A 'Ballistic Missile Triad'; China, Iran and Russia Pose Dire Global Threat
Byline: Fred Stakelbeck, SPECIAL TO THE WASHINGTON TIMES
A slew of incendiary statements coming out of Moscow over the past few weeks have many Western observers concerned that a new Cold War between Russia and the United Sates is rapidly taking shape. Bolstered by an ambitious military modernization program, energy and arms revenues and a growing global distaste for perceived U.S. hegemony, Russian President Vladimir Putin has used his growing influence both at home and abroad to confront what he sees as Washington's growing "imperialist" actions.
Mr. Putin has clearly gone on the offensive. Speaking with a group of reporters recently, he said actions by the United States to place a missile-defense shield in Europe would cause Russia to "acquire new targets in Europe" which could "unleash a nuclear conflict." The successful test two weeks ago of two separate ballistic missiles, coupled with Russia's plan to spend upward of $200 billion by 2017 on bombers, air-defense systems and tanks, points to the formulation of a revised Russian military doctrine. In addition, Mr. Putin has also threatened to withdraw from a number of important arms treaties, such as the Conventional Forces in Europe (CFE) Treaty and the Intermediate Nuclear Forces (INF) Treaty.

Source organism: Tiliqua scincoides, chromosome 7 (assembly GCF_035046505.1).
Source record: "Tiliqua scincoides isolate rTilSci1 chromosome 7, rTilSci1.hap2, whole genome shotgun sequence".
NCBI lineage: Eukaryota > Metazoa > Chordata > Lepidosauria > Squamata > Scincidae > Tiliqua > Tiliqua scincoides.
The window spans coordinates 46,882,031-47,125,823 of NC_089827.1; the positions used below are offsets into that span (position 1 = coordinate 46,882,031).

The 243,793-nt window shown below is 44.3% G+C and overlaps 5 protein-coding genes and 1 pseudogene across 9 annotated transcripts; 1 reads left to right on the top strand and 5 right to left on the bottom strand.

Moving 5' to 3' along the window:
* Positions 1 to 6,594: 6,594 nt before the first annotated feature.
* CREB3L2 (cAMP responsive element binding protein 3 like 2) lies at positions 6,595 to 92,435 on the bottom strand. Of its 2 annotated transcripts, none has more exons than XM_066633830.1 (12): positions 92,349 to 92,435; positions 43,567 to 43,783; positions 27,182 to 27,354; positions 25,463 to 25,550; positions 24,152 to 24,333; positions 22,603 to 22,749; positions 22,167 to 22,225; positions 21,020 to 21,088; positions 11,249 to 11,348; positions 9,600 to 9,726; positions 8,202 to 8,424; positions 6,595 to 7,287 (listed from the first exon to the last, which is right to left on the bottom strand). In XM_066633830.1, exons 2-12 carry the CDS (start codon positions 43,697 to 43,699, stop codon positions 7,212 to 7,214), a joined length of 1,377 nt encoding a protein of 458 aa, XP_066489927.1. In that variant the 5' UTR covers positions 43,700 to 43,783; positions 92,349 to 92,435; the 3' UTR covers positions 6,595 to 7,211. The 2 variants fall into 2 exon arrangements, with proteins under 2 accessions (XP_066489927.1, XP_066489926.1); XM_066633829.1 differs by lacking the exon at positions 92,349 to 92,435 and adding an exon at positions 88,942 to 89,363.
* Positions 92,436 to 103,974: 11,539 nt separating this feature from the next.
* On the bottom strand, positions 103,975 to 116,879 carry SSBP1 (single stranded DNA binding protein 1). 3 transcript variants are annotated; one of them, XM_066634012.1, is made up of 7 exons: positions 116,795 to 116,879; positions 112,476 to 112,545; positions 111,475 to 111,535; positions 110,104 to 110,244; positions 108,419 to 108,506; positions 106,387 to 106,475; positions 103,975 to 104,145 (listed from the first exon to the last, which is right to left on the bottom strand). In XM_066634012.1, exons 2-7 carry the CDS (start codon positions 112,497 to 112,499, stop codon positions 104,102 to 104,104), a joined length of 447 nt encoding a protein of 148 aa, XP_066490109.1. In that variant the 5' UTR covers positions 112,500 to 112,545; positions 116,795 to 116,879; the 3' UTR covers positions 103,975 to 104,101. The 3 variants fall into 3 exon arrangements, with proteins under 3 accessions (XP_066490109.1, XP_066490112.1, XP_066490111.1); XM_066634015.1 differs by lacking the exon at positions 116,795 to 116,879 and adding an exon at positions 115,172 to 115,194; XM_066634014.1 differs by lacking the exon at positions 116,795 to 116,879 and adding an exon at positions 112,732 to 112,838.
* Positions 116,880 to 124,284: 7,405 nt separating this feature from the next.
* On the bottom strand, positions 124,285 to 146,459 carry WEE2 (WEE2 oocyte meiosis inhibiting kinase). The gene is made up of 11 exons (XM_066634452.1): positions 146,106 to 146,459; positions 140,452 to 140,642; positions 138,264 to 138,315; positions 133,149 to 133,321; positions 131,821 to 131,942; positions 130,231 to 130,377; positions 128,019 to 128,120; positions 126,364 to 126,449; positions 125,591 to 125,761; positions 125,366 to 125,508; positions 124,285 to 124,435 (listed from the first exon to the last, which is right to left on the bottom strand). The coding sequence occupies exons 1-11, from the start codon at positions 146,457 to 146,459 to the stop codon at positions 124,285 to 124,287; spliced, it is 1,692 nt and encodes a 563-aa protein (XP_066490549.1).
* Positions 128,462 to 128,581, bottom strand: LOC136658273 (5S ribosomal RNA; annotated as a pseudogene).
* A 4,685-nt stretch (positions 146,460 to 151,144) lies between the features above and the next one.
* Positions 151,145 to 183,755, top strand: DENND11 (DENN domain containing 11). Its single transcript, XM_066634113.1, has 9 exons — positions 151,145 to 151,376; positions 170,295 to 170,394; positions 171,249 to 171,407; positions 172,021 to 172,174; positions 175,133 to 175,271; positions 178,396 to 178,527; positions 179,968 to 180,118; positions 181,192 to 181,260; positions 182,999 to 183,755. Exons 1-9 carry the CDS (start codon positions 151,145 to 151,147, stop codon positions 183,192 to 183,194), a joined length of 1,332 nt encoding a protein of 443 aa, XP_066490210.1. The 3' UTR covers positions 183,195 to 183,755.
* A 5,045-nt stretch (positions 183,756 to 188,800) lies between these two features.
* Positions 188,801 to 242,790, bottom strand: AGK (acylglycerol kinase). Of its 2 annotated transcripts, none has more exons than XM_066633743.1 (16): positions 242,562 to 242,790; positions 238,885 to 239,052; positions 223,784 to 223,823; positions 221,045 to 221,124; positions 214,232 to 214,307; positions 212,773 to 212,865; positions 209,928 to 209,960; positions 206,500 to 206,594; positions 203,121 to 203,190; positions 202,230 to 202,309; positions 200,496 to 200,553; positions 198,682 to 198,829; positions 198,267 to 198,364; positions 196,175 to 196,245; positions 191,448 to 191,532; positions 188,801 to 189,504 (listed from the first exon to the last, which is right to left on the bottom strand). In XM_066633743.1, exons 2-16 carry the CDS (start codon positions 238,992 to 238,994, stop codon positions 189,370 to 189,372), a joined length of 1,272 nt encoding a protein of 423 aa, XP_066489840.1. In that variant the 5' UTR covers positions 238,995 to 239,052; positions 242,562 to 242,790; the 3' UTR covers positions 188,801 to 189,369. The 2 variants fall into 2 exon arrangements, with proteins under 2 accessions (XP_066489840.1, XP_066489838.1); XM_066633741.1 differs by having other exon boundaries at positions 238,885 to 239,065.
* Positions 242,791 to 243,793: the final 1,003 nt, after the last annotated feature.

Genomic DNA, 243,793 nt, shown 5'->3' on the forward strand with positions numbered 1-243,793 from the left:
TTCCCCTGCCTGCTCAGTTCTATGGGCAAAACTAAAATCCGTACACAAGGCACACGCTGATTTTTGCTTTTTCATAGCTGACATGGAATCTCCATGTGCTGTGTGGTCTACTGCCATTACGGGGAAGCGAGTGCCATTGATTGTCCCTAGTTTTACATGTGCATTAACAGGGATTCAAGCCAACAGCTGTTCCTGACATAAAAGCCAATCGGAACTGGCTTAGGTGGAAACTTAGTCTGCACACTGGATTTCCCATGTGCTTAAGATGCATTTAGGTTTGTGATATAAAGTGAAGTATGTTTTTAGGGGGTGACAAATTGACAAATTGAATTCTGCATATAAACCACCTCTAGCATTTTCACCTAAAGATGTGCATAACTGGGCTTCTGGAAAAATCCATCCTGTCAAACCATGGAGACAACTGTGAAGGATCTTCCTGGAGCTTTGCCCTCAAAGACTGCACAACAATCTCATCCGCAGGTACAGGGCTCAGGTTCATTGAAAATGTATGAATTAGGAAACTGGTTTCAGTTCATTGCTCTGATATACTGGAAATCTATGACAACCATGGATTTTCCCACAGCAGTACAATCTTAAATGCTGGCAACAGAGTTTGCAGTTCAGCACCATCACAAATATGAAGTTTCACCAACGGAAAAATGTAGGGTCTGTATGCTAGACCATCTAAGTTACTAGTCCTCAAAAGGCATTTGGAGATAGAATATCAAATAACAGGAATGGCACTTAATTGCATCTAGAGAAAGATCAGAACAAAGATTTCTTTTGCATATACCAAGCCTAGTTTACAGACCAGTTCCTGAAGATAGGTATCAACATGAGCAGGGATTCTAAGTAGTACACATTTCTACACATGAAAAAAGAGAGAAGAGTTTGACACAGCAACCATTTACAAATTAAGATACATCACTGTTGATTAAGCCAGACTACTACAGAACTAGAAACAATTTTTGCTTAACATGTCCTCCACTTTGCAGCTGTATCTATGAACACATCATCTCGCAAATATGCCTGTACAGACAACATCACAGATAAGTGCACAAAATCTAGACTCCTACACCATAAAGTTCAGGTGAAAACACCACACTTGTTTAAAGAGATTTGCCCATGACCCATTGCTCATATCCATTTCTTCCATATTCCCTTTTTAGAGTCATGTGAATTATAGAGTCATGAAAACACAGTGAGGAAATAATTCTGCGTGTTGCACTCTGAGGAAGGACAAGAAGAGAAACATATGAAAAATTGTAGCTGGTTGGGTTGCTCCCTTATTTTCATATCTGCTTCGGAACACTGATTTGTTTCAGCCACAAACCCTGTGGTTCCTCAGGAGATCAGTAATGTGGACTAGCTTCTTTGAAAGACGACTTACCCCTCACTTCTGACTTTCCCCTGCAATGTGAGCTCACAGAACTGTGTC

But as alarming as Mr. Putin's statements and related actions have been, they are even more menacing when viewed in the context of ongoing international ballistic-missile development and deployment by two of Moscow's closest allies - China and Iran. Russia, China and Iran, the new Axis of Evil, present a dire "ballistic missile triad" that has become difficult for the West to ignore. Working closely together, all three countries continue to improve their ballistic missile technology demonstrating an increased willingness to replace constructive dialogue with outright confrontation.
The recently released 2007 Defense Department annual report to Congress on China's military power catalogs in great detail the country's continued efforts to establish not only a defensive ballistic missile capability, but an offensive "first strike" capability as well. The expected deployment of additional mobile, land and sea-based ballistic nuclear missiles that can reach the U.S. mainland have raised serious questions in Washington about the county's regional and global intentions.
Beijing's communist leaders have reacted to U.S. criticism of its military build-up by strongly denouncing calls for greater transparency, stating Washington is now treating the country as a "Cold War-style" enemy. But China's recent moves to expand its ballistic missile force capabilities are undeniable, as its build-up of missiles across the Taiwan Strait confirms. Michael Green, a former Asia adviser to President Bush, has voiced his concerns regarding China's ballistic missile program. "The Chinese have maintained that they have no first use policy and that they have a minimal deterrent policy. …